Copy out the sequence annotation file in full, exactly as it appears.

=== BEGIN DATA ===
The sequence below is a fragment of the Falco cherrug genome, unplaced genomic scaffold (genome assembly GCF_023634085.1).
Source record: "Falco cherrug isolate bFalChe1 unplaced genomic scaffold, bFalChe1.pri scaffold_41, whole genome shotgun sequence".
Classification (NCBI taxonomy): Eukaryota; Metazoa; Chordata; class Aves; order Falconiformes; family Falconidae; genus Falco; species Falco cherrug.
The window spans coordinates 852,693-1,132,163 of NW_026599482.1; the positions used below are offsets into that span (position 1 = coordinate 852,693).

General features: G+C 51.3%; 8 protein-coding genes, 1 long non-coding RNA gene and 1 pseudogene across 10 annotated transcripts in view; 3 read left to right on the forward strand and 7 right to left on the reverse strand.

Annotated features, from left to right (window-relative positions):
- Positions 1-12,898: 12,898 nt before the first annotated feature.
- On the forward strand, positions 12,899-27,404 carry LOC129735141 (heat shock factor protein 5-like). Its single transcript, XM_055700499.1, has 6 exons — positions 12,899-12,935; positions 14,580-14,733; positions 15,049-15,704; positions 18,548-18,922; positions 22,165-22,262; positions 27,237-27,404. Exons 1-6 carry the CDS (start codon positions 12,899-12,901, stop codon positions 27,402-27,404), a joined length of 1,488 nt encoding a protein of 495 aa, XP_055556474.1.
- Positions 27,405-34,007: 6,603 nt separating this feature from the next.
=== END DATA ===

The sequence below is a fragment of the Falco cherrug genome, unplaced genomic scaffold (genome assembly GCF_023634085.1).
Source record: "Falco cherrug isolate bFalChe1 unplaced genomic scaffold, bFalChe1.pri scaffold_41, whole genome shotgun sequence".
Classification (NCBI taxonomy): Eukaryota; Metazoa; Chordata; class Aves; order Falconiformes; family Falconidae; genus Falco; species Falco cherrug.
The window spans coordinates 852,693-1,132,163 of NW_026599482.1; the positions used below are offsets into that span (position 1 = coordinate 852,693).

General features: G+C 51.3%; 8 protein-coding genes, 1 long non-coding RNA gene and 1 pseudogene across 10 annotated transcripts in view; 3 read left to right on the forward strand and 7 right to left on the reverse strand.

Annotated features, from left to right (window-relative positions):
- Positions 1-12,898: 12,898 nt before the first annotated feature.
- On the forward strand, positions 12,899-27,404 carry LOC129735141 (heat shock factor protein 5-like). Its single transcript, XM_055700499.1, has 6 exons — positions 12,899-12,935; positions 14,580-14,733; positions 15,049-15,704; positions 18,548-18,922; positions 22,165-22,262; positions 27,237-27,404. Exons 1-6 carry the CDS (start codon positions 12,899-12,901, stop codon positions 27,402-27,404), a joined length of 1,488 nt encoding a protein of 495 aa, XP_055556474.1.
- Positions 27,405-34,007: 6,603 nt separating this feature from the next.